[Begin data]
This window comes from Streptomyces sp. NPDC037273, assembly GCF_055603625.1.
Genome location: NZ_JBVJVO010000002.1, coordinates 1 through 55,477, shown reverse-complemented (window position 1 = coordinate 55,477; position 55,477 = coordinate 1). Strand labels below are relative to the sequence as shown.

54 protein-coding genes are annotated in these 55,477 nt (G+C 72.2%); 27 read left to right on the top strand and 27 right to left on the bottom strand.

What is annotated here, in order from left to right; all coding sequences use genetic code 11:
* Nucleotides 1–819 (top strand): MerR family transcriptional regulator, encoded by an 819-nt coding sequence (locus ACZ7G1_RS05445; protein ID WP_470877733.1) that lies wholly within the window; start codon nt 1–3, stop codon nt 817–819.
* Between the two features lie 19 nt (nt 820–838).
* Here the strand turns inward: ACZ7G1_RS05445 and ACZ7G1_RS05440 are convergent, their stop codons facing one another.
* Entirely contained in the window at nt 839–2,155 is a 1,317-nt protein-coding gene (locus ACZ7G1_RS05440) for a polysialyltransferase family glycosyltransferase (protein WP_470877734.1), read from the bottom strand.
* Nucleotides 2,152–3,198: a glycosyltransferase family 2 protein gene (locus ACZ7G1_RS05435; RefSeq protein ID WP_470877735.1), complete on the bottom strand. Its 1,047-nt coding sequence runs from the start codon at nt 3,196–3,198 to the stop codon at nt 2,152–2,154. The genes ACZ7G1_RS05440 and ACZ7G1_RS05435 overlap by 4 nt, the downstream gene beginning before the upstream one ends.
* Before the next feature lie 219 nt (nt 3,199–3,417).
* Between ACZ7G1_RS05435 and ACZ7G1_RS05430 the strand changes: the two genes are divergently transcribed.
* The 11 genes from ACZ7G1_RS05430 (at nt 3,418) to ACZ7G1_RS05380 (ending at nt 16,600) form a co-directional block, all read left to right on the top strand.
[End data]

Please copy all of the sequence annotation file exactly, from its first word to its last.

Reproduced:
This window comes from Streptomyces sp. NPDC037273, assembly GCF_055603625.1.
Genome location: NZ_JBVJVO010000002.1, coordinates 1 through 55,477, shown reverse-complemented (window position 1 = coordinate 55,477; position 55,477 = coordinate 1). Strand labels below are relative to the sequence as shown.

54 protein-coding genes are annotated in these 55,477 nt (G+C 72.2%); 27 read left to right on the top strand and 27 right to left on the bottom strand.

What is annotated here, in order from left to right; all coding sequences use genetic code 11:
* Nucleotides 1–819 (top strand): MerR family transcriptional regulator, encoded by an 819-nt coding sequence (locus ACZ7G1_RS05445; protein ID WP_470877733.1) that lies wholly within the window; start codon nt 1–3, stop codon nt 817–819.
* Between the two features lie 19 nt (nt 820–838).
* Here the strand turns inward: ACZ7G1_RS05445 and ACZ7G1_RS05440 are convergent, their stop codons facing one another.
* Entirely contained in the window at nt 839–2,155 is a 1,317-nt protein-coding gene (locus ACZ7G1_RS05440) for a polysialyltransferase family glycosyltransferase (protein WP_470877734.1), read from the bottom strand.
* Nucleotides 2,152–3,198: a glycosyltransferase family 2 protein gene (locus ACZ7G1_RS05435; RefSeq protein ID WP_470877735.1), complete on the bottom strand. Its 1,047-nt coding sequence runs from the start codon at nt 3,196–3,198 to the stop codon at nt 2,152–2,154. The genes ACZ7G1_RS05440 and ACZ7G1_RS05435 overlap by 4 nt, the downstream gene beginning before the upstream one ends.
* Before the next feature lie 219 nt (nt 3,199–3,417).
* Between ACZ7G1_RS05435 and ACZ7G1_RS05430 the strand changes: the two genes are divergently transcribed.
* The 11 genes from ACZ7G1_RS05430 (at nt 3,418) to ACZ7G1_RS05380 (ending at nt 16,600) form a co-directional block, all read left to right on the top strand.